The most powerful leaders at Penn State University showed “total and consistent disregard” for child sex abuse victims while covering up the attacks of a longtime sexual predator, according to an internal review into how the school handled a scandal involving its former assistant football coach.
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Access the full story here. (Also contains video clip summaries, as well as the original 267 page report of the Special Investigative Council submitted to Penn State)
Kristen Lucas (University of Louisville) suggests some key “Takeaways” on the story:
In the movie The Wizard of Oz, the Cowardly Lion startles, flinches, trembles, stammers, whimpers, hides, and cries. And although he is frightened to his core, he travels the Yellow Brick Road to the Emerald City. Along the way, when his smaller and physically weaker companions are threatened, he protects them against palace guards, flying monkeys, and other threats and foes. As the Wizard bestows a token Courage Medal on him, the Lion comes to understand he possessed courage the entire time. To quote an old saying: “Courage is not the absence of fear, but rather the judgment that something else is more important than fear.”
In 2004, Fredric Jablin, a leading organizational communication scholar, delivered an address on courageous leadership and followership (published in Management Communication Quarterly, 2006). He highlighted the fact that across disciplines such as management, psychology, and philosophy, courage is viewed as an essential quality of good leaders.
In his preliminary work on the topic, Jablin explored the connection between courage and communication. He argued that the communicative acts of speaking up and speaking out are at the very heart of being courageous. That is, even when a position is unpopular or when a disclosure carries with it uncertainty or risk, courageous organizational members find a way and a will to express ideas different from current consensus. Jablin also acknowledged the role of power within organizations (in fact, historically speaking, courage was a trait reserved only for high-ranking members of society). Therefore, he maintained that leaders hold additional responsibilities for courageous communication: sharing stories and convictions that stimulate followers to act with courage, creating a cultural contagion of courage, and encouraging people to speak up, even in the face of risk.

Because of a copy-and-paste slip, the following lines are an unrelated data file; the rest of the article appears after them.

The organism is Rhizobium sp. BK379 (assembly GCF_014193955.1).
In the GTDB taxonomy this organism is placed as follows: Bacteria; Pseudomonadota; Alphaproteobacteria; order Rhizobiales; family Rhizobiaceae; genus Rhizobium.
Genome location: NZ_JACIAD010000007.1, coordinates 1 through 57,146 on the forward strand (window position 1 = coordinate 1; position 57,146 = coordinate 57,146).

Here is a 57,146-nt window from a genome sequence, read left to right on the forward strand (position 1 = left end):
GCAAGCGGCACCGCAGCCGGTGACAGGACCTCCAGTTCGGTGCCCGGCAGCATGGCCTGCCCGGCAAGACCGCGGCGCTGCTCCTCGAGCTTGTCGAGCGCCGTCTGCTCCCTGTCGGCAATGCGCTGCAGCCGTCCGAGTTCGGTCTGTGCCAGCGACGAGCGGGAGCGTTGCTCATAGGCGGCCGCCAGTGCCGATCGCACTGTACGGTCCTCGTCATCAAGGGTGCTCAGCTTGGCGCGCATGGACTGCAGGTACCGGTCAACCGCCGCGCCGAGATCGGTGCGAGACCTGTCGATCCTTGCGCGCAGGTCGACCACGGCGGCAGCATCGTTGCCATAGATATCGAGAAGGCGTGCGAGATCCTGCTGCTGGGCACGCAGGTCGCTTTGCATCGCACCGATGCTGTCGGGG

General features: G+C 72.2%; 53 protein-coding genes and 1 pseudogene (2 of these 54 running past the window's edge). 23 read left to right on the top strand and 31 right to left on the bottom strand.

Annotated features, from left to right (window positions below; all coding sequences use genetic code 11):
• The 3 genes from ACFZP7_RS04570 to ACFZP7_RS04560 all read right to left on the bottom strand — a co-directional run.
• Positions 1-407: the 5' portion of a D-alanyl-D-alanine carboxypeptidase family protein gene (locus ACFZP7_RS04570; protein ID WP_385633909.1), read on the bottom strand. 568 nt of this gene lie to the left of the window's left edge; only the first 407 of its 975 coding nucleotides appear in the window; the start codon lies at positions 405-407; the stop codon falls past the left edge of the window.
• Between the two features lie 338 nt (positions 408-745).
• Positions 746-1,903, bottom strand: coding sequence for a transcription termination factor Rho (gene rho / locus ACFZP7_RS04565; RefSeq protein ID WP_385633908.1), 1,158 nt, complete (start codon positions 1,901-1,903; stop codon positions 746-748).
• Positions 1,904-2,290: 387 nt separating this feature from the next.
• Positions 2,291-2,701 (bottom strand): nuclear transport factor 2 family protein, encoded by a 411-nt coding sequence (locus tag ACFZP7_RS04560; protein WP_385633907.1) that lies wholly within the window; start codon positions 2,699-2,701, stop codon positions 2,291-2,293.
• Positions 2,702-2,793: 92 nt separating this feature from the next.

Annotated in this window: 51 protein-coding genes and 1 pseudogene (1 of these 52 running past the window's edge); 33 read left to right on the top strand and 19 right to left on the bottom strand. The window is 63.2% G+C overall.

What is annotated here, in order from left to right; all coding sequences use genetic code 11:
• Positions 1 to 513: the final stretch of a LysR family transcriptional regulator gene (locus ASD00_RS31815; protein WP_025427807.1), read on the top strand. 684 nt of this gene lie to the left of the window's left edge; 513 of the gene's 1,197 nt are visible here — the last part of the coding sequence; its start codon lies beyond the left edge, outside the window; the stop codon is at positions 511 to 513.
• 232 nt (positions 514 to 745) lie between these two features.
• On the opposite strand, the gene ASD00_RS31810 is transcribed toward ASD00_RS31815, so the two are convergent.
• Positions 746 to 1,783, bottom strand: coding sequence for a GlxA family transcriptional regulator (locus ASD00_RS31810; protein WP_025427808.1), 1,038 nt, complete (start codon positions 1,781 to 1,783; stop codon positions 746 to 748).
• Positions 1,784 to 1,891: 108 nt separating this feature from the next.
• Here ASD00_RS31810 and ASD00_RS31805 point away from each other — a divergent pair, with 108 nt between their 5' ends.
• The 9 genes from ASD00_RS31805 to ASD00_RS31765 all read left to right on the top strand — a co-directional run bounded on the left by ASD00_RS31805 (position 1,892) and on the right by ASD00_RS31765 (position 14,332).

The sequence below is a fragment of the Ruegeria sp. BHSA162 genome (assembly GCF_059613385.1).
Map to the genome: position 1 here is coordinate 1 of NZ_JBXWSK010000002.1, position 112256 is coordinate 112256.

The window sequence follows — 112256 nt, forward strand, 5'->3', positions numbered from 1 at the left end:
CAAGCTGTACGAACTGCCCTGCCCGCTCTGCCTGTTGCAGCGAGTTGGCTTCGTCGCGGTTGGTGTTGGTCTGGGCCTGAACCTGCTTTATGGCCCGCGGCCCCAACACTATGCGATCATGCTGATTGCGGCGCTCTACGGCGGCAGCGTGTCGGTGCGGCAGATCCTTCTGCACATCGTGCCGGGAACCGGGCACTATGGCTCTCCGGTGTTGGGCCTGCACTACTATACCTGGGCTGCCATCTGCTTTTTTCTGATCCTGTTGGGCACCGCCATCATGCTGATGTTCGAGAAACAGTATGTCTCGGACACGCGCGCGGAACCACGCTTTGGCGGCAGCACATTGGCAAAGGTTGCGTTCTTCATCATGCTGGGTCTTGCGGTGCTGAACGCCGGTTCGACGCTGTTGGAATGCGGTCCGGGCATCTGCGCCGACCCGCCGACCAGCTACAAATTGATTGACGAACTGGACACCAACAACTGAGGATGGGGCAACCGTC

Jablin’s work on courageous communication provides a valuable way to understand the events of the Jerry Sandusky sexual abuse scandal that unfolded at Penn State, beginning in 1998 and being publicly exposed more than a decade later. The internal investigation report (the “Freeh Report” here) concluded that leaders of Penn State actively chose to conceal the abuse for fear of bad publicity. The decision to conceal was unethical. But even more so, it was cowardly.
As events unfolded, university leaders silenced concerns, discouraged lower ranks from communicating courageously, and fostered a cultural contagion of fear that permeated the university. The Freeh Report identifies a “culture of reverence of the football program” and a “president who discouraged discussion and dissent” as barriers to acting in the best interest of the young boys who were abused. Rather than encouraging courageous communication–for example, graduate assistant Mike McQueary’s speaking up to head football coach Joe Paterno about an “incident” in the shower–the report details a pattern of silencing: the university police department’s decision not to file a crime log entry following the first reported sexual abuse case, a janitor’s decision not to report a witnessed rape for fear that the university would fire the entire janitorial staff in an effort to protect the football program, and Athletic Director Tim Curley and President Graham Spanier’s email exchange determining not to involve outside authorities, but instead to handle the situation internally.
At nearly every turn, there was an opportunity to act courageously. Leaders could have encouraged people with information to speak up by taking seriously early reports and aggressively soliciting additional details. They could have spoken up themselves by taking swift and decisive action against Sandusky and immediately reporting the claims to outside authorities for further action. They could have spoken out by advocating for the rights and welfare of the victims and for tougher enforcement of child sexual abuse in general.
People care desperately about courage. And that is another reason why the Sandusky abuse case and the silence surrounding it is so upsetting. The public wanted to believe the courage displayed by players and coaches on the field also characterized the team’s and the team leaders’ actions off the field. People wanted to believe smaller and weaker companions would be protected by the strong and powerful. They wanted to believe leaders would rightfully judge that the welfare, safety, and innocence of young children are far more important than administrators’ fears of bad publicity. In short, the public felt deeply betrayed that the seemingly brave Nittany Lions had acted so very cowardly. They wanted–and indeed those young boys brutally victimized by Jerry Sandusky needed–Penn State’s leaders to stand up and roar like lions.